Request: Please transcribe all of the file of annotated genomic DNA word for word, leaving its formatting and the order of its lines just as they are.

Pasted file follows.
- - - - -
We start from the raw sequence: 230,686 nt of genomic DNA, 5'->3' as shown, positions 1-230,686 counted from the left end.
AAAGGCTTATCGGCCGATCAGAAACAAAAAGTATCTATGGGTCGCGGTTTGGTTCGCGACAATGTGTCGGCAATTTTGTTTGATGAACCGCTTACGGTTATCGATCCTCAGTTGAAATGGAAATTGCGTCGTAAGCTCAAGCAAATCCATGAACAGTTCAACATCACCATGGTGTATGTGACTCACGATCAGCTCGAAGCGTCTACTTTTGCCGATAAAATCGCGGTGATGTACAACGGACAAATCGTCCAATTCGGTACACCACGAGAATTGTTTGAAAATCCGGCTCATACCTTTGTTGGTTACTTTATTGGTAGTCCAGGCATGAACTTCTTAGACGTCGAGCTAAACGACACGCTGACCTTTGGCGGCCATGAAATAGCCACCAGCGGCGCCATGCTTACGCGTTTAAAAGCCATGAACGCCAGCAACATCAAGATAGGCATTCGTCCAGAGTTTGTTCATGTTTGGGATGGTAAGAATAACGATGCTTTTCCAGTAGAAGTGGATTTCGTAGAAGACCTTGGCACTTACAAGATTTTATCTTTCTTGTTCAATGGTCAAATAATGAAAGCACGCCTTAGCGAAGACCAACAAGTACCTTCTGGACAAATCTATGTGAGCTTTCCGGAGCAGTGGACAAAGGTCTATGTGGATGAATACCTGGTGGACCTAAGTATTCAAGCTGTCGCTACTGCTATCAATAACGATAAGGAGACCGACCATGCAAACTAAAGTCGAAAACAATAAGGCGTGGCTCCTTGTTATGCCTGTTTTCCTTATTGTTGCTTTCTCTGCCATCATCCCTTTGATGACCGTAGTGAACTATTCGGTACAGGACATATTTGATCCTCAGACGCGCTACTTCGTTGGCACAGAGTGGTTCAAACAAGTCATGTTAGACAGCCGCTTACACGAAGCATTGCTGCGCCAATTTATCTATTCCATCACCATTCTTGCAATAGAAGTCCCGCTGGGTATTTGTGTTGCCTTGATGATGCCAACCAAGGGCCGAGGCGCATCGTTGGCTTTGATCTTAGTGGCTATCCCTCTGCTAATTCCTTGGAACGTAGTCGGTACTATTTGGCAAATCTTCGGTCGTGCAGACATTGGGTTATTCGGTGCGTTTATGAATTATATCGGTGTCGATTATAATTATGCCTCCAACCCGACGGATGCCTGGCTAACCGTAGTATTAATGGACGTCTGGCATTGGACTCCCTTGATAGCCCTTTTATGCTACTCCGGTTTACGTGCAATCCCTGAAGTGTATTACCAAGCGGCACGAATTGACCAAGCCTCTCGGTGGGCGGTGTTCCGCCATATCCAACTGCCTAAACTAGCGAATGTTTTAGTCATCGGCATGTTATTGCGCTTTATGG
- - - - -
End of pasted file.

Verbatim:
We start from the raw sequence: 230,686 nt of genomic DNA, 5'->3' as shown, positions 1-230,686 counted from the left end.
AAAGGCTTATCGGCCGATCAGAAACAAAAAGTATCTATGGGTCGCGGTTTGGTTCGCGACAATGTGTCGGCAATTTTGTTTGATGAACCGCTTACGGTTATCGATCCTCAGTTGAAATGGAAATTGCGTCGTAAGCTCAAGCAAATCCATGAACAGTTCAACATCACCATGGTGTATGTGACTCACGATCAGCTCGAAGCGTCTACTTTTGCCGATAAAATCGCGGTGATGTACAACGGACAAATCGTCCAATTCGGTACACCACGAGAATTGTTTGAAAATCCGGCTCATACCTTTGTTGGTTACTTTATTGGTAGTCCAGGCATGAACTTCTTAGACGTCGAGCTAAACGACACGCTGACCTTTGGCGGCCATGAAATAGCCACCAGCGGCGCCATGCTTACGCGTTTAAAAGCCATGAACGCCAGCAACATCAAGATAGGCATTCGTCCAGAGTTTGTTCATGTTTGGGATGGTAAGAATAACGATGCTTTTCCAGTAGAAGTGGATTTCGTAGAAGACCTTGGCACTTACAAGATTTTATCTTTCTTGTTCAATGGTCAAATAATGAAAGCACGCCTTAGCGAAGACCAACAAGTACCTTCTGGACAAATCTATGTGAGCTTTCCGGAGCAGTGGACAAAGGTCTATGTGGATGAATACCTGGTGGACCTAAGTATTCAAGCTGTCGCTACTGCTATCAATAACGATAAGGAGACCGACCATGCAAACTAAAGTCGAAAACAATAAGGCGTGGCTCCTTGTTATGCCTGTTTTCCTTATTGTTGCTTTCTCTGCCATCATCCCTTTGATGACCGTAGTGAACTATTCGGTACAGGACATATTTGATCCTCAGACGCGCTACTTCGTTGGCACAGAGTGGTTCAAACAAGTCATGTTAGACAGCCGCTTACACGAAGCATTGCTGCGCCAATTTATCTATTCCATCACCATTCTTGCAATAGAAGTCCCGCTGGGTATTTGTGTTGCCTTGATGATGCCAACCAAGGGCCGAGGCGCATCGTTGGCTTTGATCTTAGTGGCTATCCCTCTGCTAATTCCTTGGAACGTAGTCGGTACTATTTGGCAAATCTTCGGTCGTGCAGACATTGGGTTATTCGGTGCGTTTATGAATTATATCGGTGTCGATTATAATTATGCCTCCAACCCGACGGATGCCTGGCTAACCGTAGTATTAATGGACGTCTGGCATTGGACTCCCTTGATAGCCCTTTTATGCTACTCCGGTTTACGTGCAATCCCTGAAGTGTATTACCAAGCGGCACGAATTGACCAAGCCTCTCGGTGGGCGGTGTTCCGCCATATCCAACTGCCTAAACTAGCGAATGTTTTAGTCATCGGCATGTTATTGCGCTTTATGG